Barack Obama Hiroshima trip to overshadow G7 economic talks

Tokyo: The lacklustre global economy should take centre stage as world leaders gather in Japan this week, but with no agreement likely on igniting growth, Barack Obama’s visit to the atomic-bombed city of Hiroshima looks set to capture the limelight.

A gathering Chinese slowdown, weak oil prices and the looming threat of Britain’s exit from the European Union will provide the backdrop for the meeting of the Group of Seven.

Waiting in the wings for the club of rich democracies is the familiar litany of problems: Islamist terrorism, the disintegrating states of the Middle East and Europe’s refugee crisis.

Each member of the G7 will bring their own issues and their own solutions to the gathering at Ise-Shima, 300 kilometres (200 miles) southwest of Tokyo.

But differences on how to breathe life into the world economy whether to boost spending, as favoured by hosts Japan, or to follow Germany’s prescription and cut debt mean a unified response is unlikely to emerge.

“The reality is the global economy is weak, uncertain and unbalanced,” said Matthew Goodman, senior adviser for Asian economics at the Center for Strategic and International Studies.

“And so that’s their really top issue how to get growth going.”

A weekend meeting of G7 finance and central bank chiefs in Japan could only agree that individual nations should act in their own best interest, highlighting the difficulties they face in forging policy consensus.

Japanese Prime Minister Shinzo Abe, the summit host, has struggled to jump-start his own economy after more than three years in office.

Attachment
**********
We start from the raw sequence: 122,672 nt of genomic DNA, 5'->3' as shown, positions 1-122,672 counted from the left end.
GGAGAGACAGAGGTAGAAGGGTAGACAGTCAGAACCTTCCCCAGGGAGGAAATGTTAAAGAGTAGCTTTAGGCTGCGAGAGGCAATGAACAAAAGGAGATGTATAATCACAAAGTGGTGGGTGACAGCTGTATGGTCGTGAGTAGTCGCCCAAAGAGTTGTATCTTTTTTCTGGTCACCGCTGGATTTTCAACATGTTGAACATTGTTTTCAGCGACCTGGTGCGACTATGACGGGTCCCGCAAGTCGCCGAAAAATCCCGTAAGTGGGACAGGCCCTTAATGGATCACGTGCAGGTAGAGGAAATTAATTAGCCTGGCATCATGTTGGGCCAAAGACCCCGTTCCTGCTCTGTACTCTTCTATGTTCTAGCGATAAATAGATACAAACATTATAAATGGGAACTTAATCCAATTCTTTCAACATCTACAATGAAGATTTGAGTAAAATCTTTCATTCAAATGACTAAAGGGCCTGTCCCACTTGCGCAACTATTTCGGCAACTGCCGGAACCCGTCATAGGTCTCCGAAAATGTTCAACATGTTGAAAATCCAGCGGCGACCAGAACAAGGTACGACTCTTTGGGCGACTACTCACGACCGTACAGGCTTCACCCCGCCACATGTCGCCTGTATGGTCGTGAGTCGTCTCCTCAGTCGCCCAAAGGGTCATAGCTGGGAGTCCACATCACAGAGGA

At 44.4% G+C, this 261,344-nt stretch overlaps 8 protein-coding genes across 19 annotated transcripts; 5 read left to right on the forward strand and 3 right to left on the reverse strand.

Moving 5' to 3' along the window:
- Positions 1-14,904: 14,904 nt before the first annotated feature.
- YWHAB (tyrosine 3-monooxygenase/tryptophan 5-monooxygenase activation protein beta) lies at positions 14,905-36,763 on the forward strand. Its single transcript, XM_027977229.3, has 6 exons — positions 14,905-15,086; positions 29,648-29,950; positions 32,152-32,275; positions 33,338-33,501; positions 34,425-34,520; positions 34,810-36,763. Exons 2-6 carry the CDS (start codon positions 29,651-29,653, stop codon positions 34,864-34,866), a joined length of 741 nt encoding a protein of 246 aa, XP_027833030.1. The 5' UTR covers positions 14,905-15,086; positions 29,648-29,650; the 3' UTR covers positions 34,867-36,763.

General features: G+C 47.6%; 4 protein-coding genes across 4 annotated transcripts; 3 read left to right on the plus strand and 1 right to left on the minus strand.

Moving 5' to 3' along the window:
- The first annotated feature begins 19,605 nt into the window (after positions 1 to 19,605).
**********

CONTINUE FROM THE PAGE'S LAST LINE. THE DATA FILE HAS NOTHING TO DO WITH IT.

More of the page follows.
That’s despite a kit of unconventional policy tools including unprecedented easing and a negative interest rate that has also been tried by the European Central Bank.

Abe reached out to European peers to join together in increasing fiscal spending as a way to boost growth only to get the cold shoulder from Germany and Britain, who favour austerity.

The gathering will find easier consensus in geopolitical issues, such as the fight against Islamist terrorism.

That charge will be led by France’s President Francois Hollande, whose country was the victim of a series of deadly jihadist attacks last year.

Finance ministers last weekend agreed to boost cooperation in cracking down on the financial networks that support extremists.

German Chancellor Angela Merkel is likely to push for concerted action to stem the tide of refugees fleeing conflict in Africa and the Middle East.

“These are problems that can only be solved by the international community together,” a German government source said. “It’s a collective responsibility.”

But the limitations of the exclusive club the US, Britain, Germany, France, Italy, Canada and Japan will once again be laid bare.

Members blackballed Russia in 2014 after its annexation of Crimea and the world’s second-largest economy China has never been invited to join.

Mitsuru Fukuda, a political scientist at Nihon University in Tokyo, said the summit risks highlighting the limits to its influence.

“There are so many issues that cannot be solved without the participation of China and Russia,” he said. The gathering is the G7 swan song for Barack Obama, who leaves office in January.

Regardless of what comes out of the meetings, the summit will be marked in the history books because of his planned visit Friday to Hiroshima, where American servicemen launched the world’s first nuclear attack on August 6, 1945.

Obama has already ruled out any kind of apology, which would be highly contentious in the US, but the sight of a sitting US president in front of the shattered building near the bomb’s ground zero will be heavy with symbolism.